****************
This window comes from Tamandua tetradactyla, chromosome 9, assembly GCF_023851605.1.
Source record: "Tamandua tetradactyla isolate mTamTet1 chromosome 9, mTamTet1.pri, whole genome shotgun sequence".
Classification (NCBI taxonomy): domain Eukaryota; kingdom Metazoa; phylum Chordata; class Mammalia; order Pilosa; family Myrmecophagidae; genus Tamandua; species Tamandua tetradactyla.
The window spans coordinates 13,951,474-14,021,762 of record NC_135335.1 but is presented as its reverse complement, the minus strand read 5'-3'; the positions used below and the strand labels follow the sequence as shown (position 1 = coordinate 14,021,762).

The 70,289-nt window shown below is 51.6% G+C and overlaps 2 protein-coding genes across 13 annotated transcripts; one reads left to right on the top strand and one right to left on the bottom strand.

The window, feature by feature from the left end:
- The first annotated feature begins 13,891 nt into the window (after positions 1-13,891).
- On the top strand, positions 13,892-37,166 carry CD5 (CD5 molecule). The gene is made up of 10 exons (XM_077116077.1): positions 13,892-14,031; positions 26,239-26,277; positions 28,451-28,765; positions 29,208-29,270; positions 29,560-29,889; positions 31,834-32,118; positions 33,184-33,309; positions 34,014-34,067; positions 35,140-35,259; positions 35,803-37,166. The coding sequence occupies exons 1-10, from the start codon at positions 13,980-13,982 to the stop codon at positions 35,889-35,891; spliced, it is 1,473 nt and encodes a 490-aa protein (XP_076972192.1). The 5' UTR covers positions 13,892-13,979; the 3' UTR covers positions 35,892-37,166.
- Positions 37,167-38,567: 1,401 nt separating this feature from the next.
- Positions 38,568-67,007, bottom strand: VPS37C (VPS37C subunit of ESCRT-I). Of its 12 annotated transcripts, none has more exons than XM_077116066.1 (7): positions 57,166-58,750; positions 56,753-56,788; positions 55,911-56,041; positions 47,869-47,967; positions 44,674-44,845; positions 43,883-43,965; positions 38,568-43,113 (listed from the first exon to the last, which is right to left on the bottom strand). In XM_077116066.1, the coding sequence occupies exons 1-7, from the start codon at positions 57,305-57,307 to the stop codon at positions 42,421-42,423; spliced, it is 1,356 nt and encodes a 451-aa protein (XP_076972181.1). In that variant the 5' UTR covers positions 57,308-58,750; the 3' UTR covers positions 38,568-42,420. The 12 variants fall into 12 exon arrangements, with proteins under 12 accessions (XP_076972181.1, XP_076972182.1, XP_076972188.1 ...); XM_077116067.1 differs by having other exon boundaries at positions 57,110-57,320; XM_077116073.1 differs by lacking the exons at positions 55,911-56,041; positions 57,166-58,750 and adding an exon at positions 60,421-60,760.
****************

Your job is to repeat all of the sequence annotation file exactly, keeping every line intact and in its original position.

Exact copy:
This window comes from Tamandua tetradactyla, chromosome 9, assembly GCF_023851605.1.
Source record: "Tamandua tetradactyla isolate mTamTet1 chromosome 9, mTamTet1.pri, whole genome shotgun sequence".
Classification (NCBI taxonomy): domain Eukaryota; kingdom Metazoa; phylum Chordata; class Mammalia; order Pilosa; family Myrmecophagidae; genus Tamandua; species Tamandua tetradactyla.
The window spans coordinates 13,951,474-14,021,762 of record NC_135335.1 but is presented as its reverse complement, the minus strand read 5'-3'; the positions used below and the strand labels follow the sequence as shown (position 1 = coordinate 14,021,762).

The 70,289-nt window shown below is 51.6% G+C and overlaps 2 protein-coding genes across 13 annotated transcripts; one reads left to right on the top strand and one right to left on the bottom strand.

The window, feature by feature from the left end:
- The first annotated feature begins 13,891 nt into the window (after positions 1-13,891).
- On the top strand, positions 13,892-37,166 carry CD5 (CD5 molecule). The gene is made up of 10 exons (XM_077116077.1): positions 13,892-14,031; positions 26,239-26,277; positions 28,451-28,765; positions 29,208-29,270; positions 29,560-29,889; positions 31,834-32,118; positions 33,184-33,309; positions 34,014-34,067; positions 35,140-35,259; positions 35,803-37,166. The coding sequence occupies exons 1-10, from the start codon at positions 13,980-13,982 to the stop codon at positions 35,889-35,891; spliced, it is 1,473 nt and encodes a 490-aa protein (XP_076972192.1). The 5' UTR covers positions 13,892-13,979; the 3' UTR covers positions 35,892-37,166.
- Positions 37,167-38,567: 1,401 nt separating this feature from the next.
- Positions 38,568-67,007, bottom strand: VPS37C (VPS37C subunit of ESCRT-I). Of its 12 annotated transcripts, none has more exons than XM_077116066.1 (7): positions 57,166-58,750; positions 56,753-56,788; positions 55,911-56,041; positions 47,869-47,967; positions 44,674-44,845; positions 43,883-43,965; positions 38,568-43,113 (listed from the first exon to the last, which is right to left on the bottom strand). In XM_077116066.1, the coding sequence occupies exons 1-7, from the start codon at positions 57,305-57,307 to the stop codon at positions 42,421-42,423; spliced, it is 1,356 nt and encodes a 451-aa protein (XP_076972181.1). In that variant the 5' UTR covers positions 57,308-58,750; the 3' UTR covers positions 38,568-42,420. The 12 variants fall into 12 exon arrangements, with proteins under 12 accessions (XP_076972181.1, XP_076972182.1, XP_076972188.1 ...); XM_077116067.1 differs by having other exon boundaries at positions 57,110-57,320; XM_077116073.1 differs by lacking the exons at positions 55,911-56,041; positions 57,166-58,750 and adding an exon at positions 60,421-60,760.